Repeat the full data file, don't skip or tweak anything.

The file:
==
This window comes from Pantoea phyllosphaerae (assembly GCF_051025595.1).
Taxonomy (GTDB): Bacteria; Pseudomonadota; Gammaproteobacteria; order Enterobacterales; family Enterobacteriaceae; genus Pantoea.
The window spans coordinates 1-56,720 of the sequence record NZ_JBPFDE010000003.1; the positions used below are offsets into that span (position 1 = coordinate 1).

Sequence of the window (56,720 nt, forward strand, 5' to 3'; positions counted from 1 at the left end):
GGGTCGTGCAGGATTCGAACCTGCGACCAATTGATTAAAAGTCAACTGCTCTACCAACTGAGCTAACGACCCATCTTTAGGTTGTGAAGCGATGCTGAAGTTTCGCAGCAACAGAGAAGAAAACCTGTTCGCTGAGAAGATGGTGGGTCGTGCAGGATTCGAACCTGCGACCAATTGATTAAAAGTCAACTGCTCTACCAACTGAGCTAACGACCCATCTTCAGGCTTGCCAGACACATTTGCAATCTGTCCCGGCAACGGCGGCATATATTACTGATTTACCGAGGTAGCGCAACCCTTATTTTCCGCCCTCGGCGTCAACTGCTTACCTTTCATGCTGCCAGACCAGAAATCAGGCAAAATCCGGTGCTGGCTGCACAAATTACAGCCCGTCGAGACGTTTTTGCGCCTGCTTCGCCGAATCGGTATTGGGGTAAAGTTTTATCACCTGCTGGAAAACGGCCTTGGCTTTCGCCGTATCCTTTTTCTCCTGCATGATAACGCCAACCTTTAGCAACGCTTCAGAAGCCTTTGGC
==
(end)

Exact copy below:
This window comes from Pantoea phyllosphaerae (assembly GCF_051025595.1).
Taxonomy (GTDB): Bacteria; Pseudomonadota; Gammaproteobacteria; order Enterobacterales; family Enterobacteriaceae; genus Pantoea.
The window spans coordinates 1-56,720 of the sequence record NZ_JBPFDE010000003.1; the positions used below are offsets into that span (position 1 = coordinate 1).

Sequence of the window (56,720 nt, forward strand, 5' to 3'; positions counted from 1 at the left end):
GGGTCGTGCAGGATTCGAACCTGCGACCAATTGATTAAAAGTCAACTGCTCTACCAACTGAGCTAACGACCCATCTTTAGGTTGTGAAGCGATGCTGAAGTTTCGCAGCAACAGAGAAGAAAACCTGTTCGCTGAGAAGATGGTGGGTCGTGCAGGATTCGAACCTGCGACCAATTGATTAAAAGTCAACTGCTCTACCAACTGAGCTAACGACCCATCTTCAGGCTTGCCAGACACATTTGCAATCTGTCCCGGCAACGGCGGCATATATTACTGATTTACCGAGGTAGCGCAACCCTTATTTTCCGCCCTCGGCGTCAACTGCTTACCTTTCATGCTGCCAGACCAGAAATCAGGCAAAATCCGGTGCTGGCTGCACAAATTACAGCCCGTCGAGACGTTTTTGCGCCTGCTTCGCCGAATCGGTATTGGGGTAAAGTTTTATCACCTGCTGGAAAACGGCCTTGGCTTTCGCCGTATCCTTTTTCTCCTGCATGATAACGCCAACCTTTAGCAACGCTTCAGAAGCCTTTGGC